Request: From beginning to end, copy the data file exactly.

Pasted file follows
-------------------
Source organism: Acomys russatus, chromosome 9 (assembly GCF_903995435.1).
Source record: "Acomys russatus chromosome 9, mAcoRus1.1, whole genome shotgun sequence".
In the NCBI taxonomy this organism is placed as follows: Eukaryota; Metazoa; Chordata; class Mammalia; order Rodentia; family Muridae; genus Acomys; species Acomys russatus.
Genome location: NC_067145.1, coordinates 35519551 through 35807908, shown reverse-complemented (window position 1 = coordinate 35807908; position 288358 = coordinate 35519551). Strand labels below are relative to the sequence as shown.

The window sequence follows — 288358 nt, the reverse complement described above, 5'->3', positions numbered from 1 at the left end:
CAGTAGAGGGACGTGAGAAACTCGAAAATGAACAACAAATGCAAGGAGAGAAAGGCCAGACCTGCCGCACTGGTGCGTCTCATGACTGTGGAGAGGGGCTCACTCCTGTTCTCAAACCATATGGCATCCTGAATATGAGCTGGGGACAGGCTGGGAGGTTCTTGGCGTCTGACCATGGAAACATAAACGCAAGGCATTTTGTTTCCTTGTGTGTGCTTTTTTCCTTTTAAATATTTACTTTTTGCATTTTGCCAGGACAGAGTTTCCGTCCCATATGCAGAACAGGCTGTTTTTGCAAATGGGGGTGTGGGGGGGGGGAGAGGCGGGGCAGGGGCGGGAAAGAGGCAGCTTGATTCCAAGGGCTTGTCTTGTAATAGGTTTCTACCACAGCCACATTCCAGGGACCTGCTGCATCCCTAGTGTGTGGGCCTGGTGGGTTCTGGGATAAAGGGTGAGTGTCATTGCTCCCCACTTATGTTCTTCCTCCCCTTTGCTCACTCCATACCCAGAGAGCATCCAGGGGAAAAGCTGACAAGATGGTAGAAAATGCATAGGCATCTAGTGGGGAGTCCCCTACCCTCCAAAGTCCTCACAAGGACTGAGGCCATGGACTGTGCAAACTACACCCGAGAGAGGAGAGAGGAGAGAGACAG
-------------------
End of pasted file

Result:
Source organism: Acomys russatus, chromosome 9 (assembly GCF_903995435.1).
Source record: "Acomys russatus chromosome 9, mAcoRus1.1, whole genome shotgun sequence".
In the NCBI taxonomy this organism is placed as follows: Eukaryota; Metazoa; Chordata; class Mammalia; order Rodentia; family Muridae; genus Acomys; species Acomys russatus.
Genome location: NC_067145.1, coordinates 35519551 through 35807908, shown reverse-complemented (window position 1 = coordinate 35807908; position 288358 = coordinate 35519551). Strand labels below are relative to the sequence as shown.

The window sequence follows — 288358 nt, the reverse complement described above, 5'->3', positions numbered from 1 at the left end:
CAGTAGAGGGACGTGAGAAACTCGAAAATGAACAACAAATGCAAGGAGAGAAAGGCCAGACCTGCCGCACTGGTGCGTCTCATGACTGTGGAGAGGGGCTCACTCCTGTTCTCAAACCATATGGCATCCTGAATATGAGCTGGGGACAGGCTGGGAGGTTCTTGGCGTCTGACCATGGAAACATAAACGCAAGGCATTTTGTTTCCTTGTGTGTGCTTTTTTCCTTTTAAATATTTACTTTTTGCATTTTGCCAGGACAGAGTTTCCGTCCCATATGCAGAACAGGCTGTTTTTGCAAATGGGGGTGTGGGGGGGGGGAGAGGCGGGGCAGGGGCGGGAAAGAGGCAGCTTGATTCCAAGGGCTTGTCTTGTAATAGGTTTCTACCACAGCCACATTCCAGGGACCTGCTGCATCCCTAGTGTGTGGGCCTGGTGGGTTCTGGGATAAAGGGTGAGTGTCATTGCTCCCCACTTATGTTCTTCCTCCCCTTTGCTCACTCCATACCCAGAGAGCATCCAGGGGAAAAGCTGACAAGATGGTAGAAAATGCATAGGCATCTAGTGGGGAGTCCCCTACCCTCCAAAGTCCTCACAAGGACTGAGGCCATGGACTGTGCAAACTACACCCGAGAGAGGAGAGAGGAGAGAGACAG